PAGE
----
10 Incredible Landscapes In And Around Santa Fe

Vast empty landscapes and tumbleweeds are usually the first to be conjured when most people think of the American southwest. But contrary to popular belief, the west has a plethora of ecological and geological diversity to discover. New Mexico is known as The Land of Enchantment, but it would be more accurately described as The Lands of Enchantment. Here’s a sample of what you can find within miles of one of the most quintessential western towns: Santa Fe, NM.

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Aspen Vista

A lot of people who haven’t been to Santa Fe are surprised to discover that it snows here in the winter. Not only does it snow, we have a world-famous ski resort just 20 minutes from downtown. Whether there is snow on the ground or not, these mountains remain breathtaking year round. In the heat of summer, the cool alpine air is a welcome retreat from the desert sun, and each fall, the endless rows of aspen trees change a heart-stopping bright orange hue.

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Turquoise Trail

New Mexico State Road 14 follows along the historic “Turquoise Trail” which had been a path the Spanish used to connect the local turquoise, gold, and silver mines as early as the 1500’s and later became one of the main byways during the gold rush of 1825. Encompassing the eccentric villages of Cerrillos, Madrid, and Tijeras, the dry arid landscape—complete with jagged mountains, cholla cacti and coyotes—is a must-see for anyone interested in the history of the west.

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Abiquiu Lake

With water in short supply in the high and dry southwest, a 12-mile-wide lake tucked away in this arid landscape holds a special place in the hearts of those who call the desert home. This isn’t just any lake: Surrounded by the famous towering red cliffs of Abiquiu, composing stunning vistas of the crystal blue water, and removed from most signs of modern life, visiting this lake is a jaw-dropping experience for people from all parts of the globe.
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Occupying the land just north of the Santa Fe city limits near the eponymous Pueblo, Tesuque rests within a lush valley fed by tributaries flowing from the Sangre de Cristo Mountains creating a cluster of stunning pastoral groves. Apple trees, historic ranches, galleries and creeks dot the roving hills, creating a sense of tranquil solitude removed from the commotion of Santa Fe.

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Tent Rocks

Kasha-Katuwe Tent Rocks National Monument presents an astounding collection of canyons and coned rock formations created by a rare combination of 7-million-year-old ash deposits that have been slowly shaped by New Mexico’s unique weather. Visiting, you are immediately engulfed in a tangle of criss-crossing canyons presided over by 90-foot high caprocks, giving the impression of entering a primeval castle.
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Valles Caldera

Sweeping wild grass valleys and the looming Jemez Mountains create the breathtaking landscape atop this prehistoric supervolcano. Spotted with hidden geothermal hot springs and herds of wild elk, this 140 square miles of pristine, nearly untouched wilderness is like a mini Yellowstone, just without all the tourists.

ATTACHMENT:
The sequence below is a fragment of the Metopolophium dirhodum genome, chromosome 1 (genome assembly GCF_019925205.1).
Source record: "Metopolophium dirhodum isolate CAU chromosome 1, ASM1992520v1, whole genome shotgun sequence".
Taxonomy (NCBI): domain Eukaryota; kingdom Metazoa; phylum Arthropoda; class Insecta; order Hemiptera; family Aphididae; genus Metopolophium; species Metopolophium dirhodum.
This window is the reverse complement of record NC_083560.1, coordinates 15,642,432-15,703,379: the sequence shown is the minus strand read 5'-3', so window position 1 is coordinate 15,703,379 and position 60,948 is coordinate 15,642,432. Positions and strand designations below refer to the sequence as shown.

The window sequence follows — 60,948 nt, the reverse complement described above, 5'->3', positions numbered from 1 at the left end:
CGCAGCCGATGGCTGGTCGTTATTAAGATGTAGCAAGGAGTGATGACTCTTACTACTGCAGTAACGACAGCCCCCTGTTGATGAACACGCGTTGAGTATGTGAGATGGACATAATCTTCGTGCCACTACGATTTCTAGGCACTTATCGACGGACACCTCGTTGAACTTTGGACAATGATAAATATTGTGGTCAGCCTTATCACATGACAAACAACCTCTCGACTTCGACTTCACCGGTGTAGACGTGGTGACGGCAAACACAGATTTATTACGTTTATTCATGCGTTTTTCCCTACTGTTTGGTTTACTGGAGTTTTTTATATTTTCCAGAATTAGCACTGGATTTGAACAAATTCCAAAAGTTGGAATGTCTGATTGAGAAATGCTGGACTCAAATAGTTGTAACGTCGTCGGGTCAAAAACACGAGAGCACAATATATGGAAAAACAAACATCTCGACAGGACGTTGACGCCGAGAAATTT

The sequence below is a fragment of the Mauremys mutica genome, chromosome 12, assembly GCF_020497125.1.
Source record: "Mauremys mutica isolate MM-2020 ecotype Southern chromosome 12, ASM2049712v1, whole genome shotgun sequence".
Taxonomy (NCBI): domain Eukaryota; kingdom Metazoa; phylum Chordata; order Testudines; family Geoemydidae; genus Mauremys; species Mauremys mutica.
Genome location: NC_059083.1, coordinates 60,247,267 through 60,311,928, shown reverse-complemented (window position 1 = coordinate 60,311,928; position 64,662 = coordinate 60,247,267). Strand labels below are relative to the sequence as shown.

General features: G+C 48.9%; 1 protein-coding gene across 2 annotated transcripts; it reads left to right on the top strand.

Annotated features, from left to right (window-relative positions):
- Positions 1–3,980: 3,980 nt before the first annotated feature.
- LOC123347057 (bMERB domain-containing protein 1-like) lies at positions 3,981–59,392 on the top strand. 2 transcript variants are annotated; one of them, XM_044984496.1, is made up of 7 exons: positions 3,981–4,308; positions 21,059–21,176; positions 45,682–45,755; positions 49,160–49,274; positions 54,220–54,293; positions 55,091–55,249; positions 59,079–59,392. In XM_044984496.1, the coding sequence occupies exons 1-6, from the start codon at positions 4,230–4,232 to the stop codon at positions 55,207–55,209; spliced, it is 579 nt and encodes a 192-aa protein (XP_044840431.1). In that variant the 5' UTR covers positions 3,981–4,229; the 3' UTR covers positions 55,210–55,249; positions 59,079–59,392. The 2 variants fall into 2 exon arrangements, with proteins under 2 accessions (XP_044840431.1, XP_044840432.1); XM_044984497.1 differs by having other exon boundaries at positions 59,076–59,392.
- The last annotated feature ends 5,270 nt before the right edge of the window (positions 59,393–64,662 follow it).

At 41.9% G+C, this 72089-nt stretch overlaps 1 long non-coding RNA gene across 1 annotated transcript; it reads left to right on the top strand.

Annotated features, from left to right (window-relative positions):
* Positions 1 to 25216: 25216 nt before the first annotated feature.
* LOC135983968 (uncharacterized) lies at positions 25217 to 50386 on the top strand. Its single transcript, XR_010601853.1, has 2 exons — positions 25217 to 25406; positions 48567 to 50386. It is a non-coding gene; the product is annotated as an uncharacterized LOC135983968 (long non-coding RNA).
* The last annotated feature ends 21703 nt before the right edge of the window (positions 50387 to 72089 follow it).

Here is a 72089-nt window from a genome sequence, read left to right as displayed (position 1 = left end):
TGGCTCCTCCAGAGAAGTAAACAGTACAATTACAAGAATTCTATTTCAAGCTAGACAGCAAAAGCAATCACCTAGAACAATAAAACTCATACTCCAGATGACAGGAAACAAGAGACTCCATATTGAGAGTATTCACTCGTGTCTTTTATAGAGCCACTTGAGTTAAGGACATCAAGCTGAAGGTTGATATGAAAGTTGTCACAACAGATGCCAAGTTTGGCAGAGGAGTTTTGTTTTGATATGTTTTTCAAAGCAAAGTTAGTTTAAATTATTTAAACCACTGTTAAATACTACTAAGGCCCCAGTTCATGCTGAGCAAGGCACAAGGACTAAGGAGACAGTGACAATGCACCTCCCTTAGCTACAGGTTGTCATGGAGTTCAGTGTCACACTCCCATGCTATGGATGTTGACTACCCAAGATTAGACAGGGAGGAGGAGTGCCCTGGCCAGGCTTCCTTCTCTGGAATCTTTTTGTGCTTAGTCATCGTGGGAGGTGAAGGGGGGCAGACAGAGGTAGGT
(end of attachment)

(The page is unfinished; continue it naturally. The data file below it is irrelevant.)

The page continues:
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Pecos Wilderness

The Pecos Wilderness represents the southernmost extension of the Rocky Mountains and at 13,100 feet, contains the highest peak in Santa Fe County. In the interior, the Mission Nuestra Señora de los Ángeles and the Glorieta Pass Battlefield are historical remnants of the divisive role this land played in the 1680 Pueblo Revolt and the American Civil War respectively.

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Plaza Blanca

If you are a fan of Westerns you’ll immediately recognize the stark desert landscape of Plaza Blanca, which has been the setting for numerous films. Situated right next to Ghost Ranch, it is also famously known as a major inspiration for Georgia O’Keeffe. Soaring white cliffs contrast with New Mexico’s famous blue skies and red earth to create an unforgettable place that leaves an immediate, lifelong impression.

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Galisteo Basin

The Galisteo Basin covers a vast terrain of nearly 470,000 square acres. Sandstone formations, roving grasslands, and twisting arroyos adorn this beautiful landscape just west of the historic railway town of Lamy. If you ever get the chance to visit this land during a new moon, the dry air and high elevations make the Galiseo Basin famous for its stargazing.

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Bisti/De-Na-Zin Wilderness

Commonly referred to as the Bisti Badlands, this alien expanse of sandstone, shale, and coal formations creates one of the most unique landscapes in the country. If you ever wanted to visit Mars, this 45,000-acre wilderness, filled with mazes of remarkable geological formations known as “hoodoos” may be the closest you can get.

Of course, these are just a few of the treasures that lie hidden in the vast expanse of northern New Mexico. Explore these diverse landscapes and dozens of other special places while improving your photographic skills at Santa Fe Photographic Workshops.

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